I couldn't figure out what the other gluteny products would be since the only thing Argo makes, is, well, cornstarch. It's owned by ACH which manufactures other products (mainly Mazola, other corn-based products, and spices). And their website says this about the plant that produces cornstarch: http://www.achfood.com/summit.cfm

Would seem to imply no gluten. So I emailed them yesterday and got this quick response back:

Thanks for contacting ACH Food, Inc.

The plant that processes the cornstarch does not contain any gluten or dairy.

We appreciate your interest and hope you will continue to enjoy our products.

Valerie

Consumer Affairs

ACH Food, Inc.

Personally, I'm satisfied. If you have an issue with cornstarch, you may have an issue with corn.

0

Share this post


Link to post
Share on other sites

Create an account or sign in to comment

You need to be a member in order to leave a comment

Create an account

Sign up for a new account in our community. It's easy!


Register a new account

Sign in

Already have an account? Sign in here.


Sign In Now
0

  • Forum Statistics

    • Total Topics
      104,352
    • Total Posts
      920,503
  • Topics

  • Posts

    • I already did. Thats how i found the place. Its amazing to actually go to a restraunt again.
    • This is EXACTLY what happens to me. It has twice now and both times was after both glutening episodes but once it was the day after and the other time it was a week and a half. So I'm still not sure if it's related or strange bug bites...

      Did they stop happening when she stopped being glutened? Did you decide they were definitely related? I'm really confused by this and would love to know whether to insecticide my house or....
    • Thankyou both! I was wondering if my high levels left much doubt on the diagnosis. I don't see the GI until the 15th Sep and I don't think I can stand to eat gluten in that time. If he tells me to I will do so after then. After 25 years of symptoms I don't think there is much chance of healing my bowel In a couple of weeks. I'm actually terrified of the damage they might find. But I think I will need the endo since there may be other things going on with me. So great they didn't put your son through the biopsy! Once I have a formal diagnosis I have my kids to worry about also. I can't even stand the thought of my daughter having a blood test. I think she would need to be sedated as she is so fearful and pain sensitive. My son is not yet 2 so I don't think they will test him. I'm feeling so off at the moment. I think I have some anxiety and reflux going on complicating things quite a bit.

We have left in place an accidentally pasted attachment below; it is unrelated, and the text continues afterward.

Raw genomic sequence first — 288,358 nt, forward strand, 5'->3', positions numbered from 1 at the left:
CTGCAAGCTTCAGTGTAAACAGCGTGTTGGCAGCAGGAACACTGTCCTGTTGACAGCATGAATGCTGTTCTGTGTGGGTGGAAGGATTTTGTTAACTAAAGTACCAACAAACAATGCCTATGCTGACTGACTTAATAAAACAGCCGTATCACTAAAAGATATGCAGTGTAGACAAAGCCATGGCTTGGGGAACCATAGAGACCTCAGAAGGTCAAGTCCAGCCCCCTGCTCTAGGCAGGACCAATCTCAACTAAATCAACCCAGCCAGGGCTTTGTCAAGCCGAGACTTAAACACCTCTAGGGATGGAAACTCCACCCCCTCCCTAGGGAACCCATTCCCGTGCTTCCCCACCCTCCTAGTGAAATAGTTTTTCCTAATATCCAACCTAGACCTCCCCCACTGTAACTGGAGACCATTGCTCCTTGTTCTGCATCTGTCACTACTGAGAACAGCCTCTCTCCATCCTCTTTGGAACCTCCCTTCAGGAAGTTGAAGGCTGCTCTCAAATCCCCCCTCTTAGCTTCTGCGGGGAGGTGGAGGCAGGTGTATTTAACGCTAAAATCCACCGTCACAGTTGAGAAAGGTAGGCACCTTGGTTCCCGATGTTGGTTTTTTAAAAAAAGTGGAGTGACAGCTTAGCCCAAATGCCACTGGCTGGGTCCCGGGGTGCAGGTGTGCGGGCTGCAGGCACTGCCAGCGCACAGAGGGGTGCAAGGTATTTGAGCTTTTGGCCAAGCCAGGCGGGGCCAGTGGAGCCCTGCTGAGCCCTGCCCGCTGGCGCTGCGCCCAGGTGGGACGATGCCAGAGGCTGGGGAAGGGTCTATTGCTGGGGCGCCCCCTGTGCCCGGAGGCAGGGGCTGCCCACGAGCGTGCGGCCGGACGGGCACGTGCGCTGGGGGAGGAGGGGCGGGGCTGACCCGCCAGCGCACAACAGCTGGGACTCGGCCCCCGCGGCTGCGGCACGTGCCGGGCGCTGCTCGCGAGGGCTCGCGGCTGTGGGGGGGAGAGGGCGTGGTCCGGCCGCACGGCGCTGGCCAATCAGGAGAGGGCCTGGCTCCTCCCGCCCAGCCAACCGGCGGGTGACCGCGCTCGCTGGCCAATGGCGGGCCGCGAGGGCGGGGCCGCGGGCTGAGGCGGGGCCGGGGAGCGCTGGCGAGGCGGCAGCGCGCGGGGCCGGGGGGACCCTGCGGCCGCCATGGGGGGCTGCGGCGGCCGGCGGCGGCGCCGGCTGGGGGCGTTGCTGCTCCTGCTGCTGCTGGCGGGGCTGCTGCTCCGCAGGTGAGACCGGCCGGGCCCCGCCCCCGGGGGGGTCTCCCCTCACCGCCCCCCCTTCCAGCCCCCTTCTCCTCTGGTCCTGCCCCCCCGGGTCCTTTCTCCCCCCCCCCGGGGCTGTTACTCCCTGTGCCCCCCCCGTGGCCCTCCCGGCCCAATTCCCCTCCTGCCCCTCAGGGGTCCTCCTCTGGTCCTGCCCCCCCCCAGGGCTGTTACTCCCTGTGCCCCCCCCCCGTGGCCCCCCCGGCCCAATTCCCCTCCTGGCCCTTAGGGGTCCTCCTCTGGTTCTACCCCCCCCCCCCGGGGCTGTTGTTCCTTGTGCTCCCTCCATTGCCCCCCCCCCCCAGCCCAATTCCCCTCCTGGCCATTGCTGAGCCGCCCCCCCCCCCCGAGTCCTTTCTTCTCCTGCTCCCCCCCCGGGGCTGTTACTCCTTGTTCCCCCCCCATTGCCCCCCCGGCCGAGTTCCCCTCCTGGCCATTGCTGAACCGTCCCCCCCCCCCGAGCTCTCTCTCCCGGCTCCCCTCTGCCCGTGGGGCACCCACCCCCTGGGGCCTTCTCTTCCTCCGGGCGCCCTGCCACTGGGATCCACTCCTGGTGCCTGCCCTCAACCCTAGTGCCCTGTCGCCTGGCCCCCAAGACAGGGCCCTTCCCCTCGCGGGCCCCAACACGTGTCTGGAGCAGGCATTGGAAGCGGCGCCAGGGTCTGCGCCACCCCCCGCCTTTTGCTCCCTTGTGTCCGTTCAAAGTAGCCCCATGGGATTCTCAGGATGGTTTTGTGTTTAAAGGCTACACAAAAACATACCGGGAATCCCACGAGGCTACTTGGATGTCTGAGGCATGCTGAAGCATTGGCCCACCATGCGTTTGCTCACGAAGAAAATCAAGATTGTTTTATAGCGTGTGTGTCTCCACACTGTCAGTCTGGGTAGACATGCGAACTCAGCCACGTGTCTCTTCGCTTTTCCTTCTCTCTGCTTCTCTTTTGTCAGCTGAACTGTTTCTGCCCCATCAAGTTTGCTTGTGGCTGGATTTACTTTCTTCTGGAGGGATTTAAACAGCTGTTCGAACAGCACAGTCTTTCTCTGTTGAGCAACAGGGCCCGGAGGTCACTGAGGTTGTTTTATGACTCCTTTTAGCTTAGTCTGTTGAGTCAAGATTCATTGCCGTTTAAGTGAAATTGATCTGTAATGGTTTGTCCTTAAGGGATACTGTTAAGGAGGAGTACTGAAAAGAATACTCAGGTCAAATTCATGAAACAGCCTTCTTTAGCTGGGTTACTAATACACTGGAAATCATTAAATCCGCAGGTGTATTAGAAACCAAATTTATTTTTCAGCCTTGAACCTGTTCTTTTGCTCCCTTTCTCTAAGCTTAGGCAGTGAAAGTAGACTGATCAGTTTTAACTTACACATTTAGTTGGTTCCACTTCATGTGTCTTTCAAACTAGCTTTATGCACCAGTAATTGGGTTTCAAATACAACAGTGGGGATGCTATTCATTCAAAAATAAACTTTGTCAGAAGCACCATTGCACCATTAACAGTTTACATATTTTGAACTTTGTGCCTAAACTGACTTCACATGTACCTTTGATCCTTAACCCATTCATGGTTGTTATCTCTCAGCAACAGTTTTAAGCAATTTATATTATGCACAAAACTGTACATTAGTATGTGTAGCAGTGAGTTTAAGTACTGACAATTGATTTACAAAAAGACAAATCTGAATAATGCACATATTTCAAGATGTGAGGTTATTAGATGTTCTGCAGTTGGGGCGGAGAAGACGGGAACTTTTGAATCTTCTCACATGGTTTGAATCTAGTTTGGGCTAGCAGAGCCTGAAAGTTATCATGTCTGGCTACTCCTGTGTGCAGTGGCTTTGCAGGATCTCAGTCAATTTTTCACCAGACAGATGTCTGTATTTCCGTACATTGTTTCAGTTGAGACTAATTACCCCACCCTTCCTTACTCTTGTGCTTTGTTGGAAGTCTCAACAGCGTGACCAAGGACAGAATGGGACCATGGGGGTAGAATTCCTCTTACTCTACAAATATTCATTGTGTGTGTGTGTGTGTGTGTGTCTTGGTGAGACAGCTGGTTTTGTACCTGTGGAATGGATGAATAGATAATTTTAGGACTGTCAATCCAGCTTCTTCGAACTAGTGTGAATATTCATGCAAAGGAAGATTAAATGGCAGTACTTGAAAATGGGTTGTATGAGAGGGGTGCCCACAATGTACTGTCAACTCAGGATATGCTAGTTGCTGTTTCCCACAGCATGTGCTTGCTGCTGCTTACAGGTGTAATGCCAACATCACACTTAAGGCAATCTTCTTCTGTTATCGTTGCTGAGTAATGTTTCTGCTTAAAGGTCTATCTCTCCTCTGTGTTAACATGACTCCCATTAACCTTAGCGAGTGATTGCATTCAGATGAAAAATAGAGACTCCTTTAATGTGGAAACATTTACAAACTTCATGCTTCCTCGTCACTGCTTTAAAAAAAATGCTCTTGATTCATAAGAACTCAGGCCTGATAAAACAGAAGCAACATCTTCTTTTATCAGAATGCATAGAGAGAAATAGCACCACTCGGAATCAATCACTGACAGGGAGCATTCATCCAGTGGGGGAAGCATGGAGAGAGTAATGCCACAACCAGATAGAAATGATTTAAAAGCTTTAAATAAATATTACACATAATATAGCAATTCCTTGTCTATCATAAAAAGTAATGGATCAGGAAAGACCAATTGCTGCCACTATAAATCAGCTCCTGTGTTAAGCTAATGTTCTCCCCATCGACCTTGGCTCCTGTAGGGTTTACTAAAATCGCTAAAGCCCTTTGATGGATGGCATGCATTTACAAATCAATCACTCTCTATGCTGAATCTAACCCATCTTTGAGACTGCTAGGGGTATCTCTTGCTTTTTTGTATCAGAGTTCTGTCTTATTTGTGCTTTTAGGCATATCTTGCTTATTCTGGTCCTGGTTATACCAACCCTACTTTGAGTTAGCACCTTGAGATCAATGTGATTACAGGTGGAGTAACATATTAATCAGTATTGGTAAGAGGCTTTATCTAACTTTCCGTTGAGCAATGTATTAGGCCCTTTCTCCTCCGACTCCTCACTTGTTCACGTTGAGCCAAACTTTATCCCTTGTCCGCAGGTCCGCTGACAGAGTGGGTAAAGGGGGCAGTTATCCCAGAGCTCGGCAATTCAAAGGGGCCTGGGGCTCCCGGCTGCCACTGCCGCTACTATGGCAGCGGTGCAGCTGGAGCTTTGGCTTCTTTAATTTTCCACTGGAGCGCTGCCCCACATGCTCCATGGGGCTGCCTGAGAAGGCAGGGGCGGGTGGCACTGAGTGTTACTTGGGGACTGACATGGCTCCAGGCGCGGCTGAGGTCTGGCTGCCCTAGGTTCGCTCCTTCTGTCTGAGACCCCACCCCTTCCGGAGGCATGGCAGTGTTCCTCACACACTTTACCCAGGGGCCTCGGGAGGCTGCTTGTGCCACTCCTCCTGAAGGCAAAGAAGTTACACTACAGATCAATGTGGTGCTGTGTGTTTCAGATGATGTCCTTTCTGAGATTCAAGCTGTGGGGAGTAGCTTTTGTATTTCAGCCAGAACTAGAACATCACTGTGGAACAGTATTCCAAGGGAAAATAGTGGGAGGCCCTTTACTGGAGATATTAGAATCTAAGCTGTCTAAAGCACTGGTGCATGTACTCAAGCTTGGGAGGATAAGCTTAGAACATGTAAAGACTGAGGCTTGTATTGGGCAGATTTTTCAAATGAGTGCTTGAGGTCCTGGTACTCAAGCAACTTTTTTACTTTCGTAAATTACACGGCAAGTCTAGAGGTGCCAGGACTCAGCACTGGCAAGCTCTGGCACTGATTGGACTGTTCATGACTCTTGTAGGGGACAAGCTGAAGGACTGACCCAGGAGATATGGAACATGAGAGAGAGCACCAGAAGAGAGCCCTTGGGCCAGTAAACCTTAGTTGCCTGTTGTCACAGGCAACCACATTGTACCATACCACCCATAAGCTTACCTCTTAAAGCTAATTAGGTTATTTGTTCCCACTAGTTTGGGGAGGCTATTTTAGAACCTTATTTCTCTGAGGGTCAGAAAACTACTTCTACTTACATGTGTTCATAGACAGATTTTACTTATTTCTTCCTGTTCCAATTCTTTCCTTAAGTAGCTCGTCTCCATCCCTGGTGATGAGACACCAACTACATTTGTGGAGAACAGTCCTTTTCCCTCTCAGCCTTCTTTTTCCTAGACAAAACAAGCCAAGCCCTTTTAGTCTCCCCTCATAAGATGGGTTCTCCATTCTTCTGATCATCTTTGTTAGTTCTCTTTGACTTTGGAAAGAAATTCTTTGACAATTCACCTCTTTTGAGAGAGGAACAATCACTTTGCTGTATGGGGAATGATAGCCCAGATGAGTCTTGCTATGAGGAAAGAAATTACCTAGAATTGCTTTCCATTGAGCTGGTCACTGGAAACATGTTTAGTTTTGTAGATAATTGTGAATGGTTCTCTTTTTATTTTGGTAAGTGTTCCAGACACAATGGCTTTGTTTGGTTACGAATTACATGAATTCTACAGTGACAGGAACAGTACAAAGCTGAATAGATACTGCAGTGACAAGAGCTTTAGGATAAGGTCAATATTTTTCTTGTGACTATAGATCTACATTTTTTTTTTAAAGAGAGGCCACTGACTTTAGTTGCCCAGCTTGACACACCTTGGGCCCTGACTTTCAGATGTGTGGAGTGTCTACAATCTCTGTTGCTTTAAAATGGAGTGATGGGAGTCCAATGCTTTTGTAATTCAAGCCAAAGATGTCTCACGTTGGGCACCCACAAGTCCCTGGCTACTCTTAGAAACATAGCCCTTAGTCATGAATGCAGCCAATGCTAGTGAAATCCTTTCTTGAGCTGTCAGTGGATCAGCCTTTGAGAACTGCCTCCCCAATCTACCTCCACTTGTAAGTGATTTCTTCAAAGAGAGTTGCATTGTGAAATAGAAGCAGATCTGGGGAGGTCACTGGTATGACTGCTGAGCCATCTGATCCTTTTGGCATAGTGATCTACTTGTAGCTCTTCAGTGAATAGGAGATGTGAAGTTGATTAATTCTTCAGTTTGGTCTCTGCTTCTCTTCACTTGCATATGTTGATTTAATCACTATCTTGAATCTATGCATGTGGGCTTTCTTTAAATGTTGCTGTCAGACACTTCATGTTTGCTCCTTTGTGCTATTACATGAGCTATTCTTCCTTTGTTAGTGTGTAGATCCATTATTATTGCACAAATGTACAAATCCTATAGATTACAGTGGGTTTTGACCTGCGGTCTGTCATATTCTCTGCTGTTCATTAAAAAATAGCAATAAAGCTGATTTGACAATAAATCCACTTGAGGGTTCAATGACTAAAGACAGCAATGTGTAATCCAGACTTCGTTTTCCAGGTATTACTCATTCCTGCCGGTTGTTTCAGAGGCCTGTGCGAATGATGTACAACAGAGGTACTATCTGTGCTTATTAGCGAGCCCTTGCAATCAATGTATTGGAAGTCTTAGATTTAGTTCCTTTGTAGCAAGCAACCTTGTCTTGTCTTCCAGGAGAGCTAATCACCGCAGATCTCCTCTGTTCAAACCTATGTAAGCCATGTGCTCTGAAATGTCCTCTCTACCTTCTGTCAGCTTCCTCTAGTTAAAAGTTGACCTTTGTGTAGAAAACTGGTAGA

• My son's antibodies were 300. Based on his extremely high levels, his pediatric GI suggested genetic testing instead of the biopsy. Genetic testing can't diagnose celiac on its own but combined with such high levels, the gi dr was confident a positive genetic test would confidently diagnose celiac. He warned that biopsies are small snapshots of the intestine and can miss damage. He said this is an approach used very often in Europe but not as much in the US. What sold me on that approach was the ability to put my son directly on a gluten free diet instead of waiting three weeks for the biopsy, during which time he would continue to eat gluten and feel terrible. I'm not sure if this is more common with younger patients though (our son is two), based on the idea that he's had less time to inflict damage that would show in a biopsy? We are very happy that we immediately started the gluten free diet and chose the genetic testing. Our son got the proper diagnosis and his recent number shows a drop to 71 after only 4.5 months gluten free! Not sure if this helps. Good luck and I hope you feel better soon!
    • We have been off gluten for a while now, and symptoms return when I've allowed gluten full meals… so something still isn't sitting right with me.  Checking with her doc about seeing a pediactric GI although I'm not sure how long that will take since we live in small town America. I know she didn't get at least one of the recommended full panel tests but maybe two, can someone help clarify, or is she missing two? DGP for sure and possibly EMA? And if I understand what I'm reading in other posts that the DGP can be more accurate? Thanks Her blood panel results: Ttg ab iga <.5u/ml ttg igg <.8u/ml aga ab iga <.2 u/ml aga an igg <.7u/ml iga 61mg/dL  
  • Upcoming Events

  • Blog Entries

  • Recent Status Updates

  • Who's Online (See full list)

  • Member Statistics

    • Total Members
      61,417
    • Most Online
      1,763

    Newest Member
    Suzette Porter
    Joined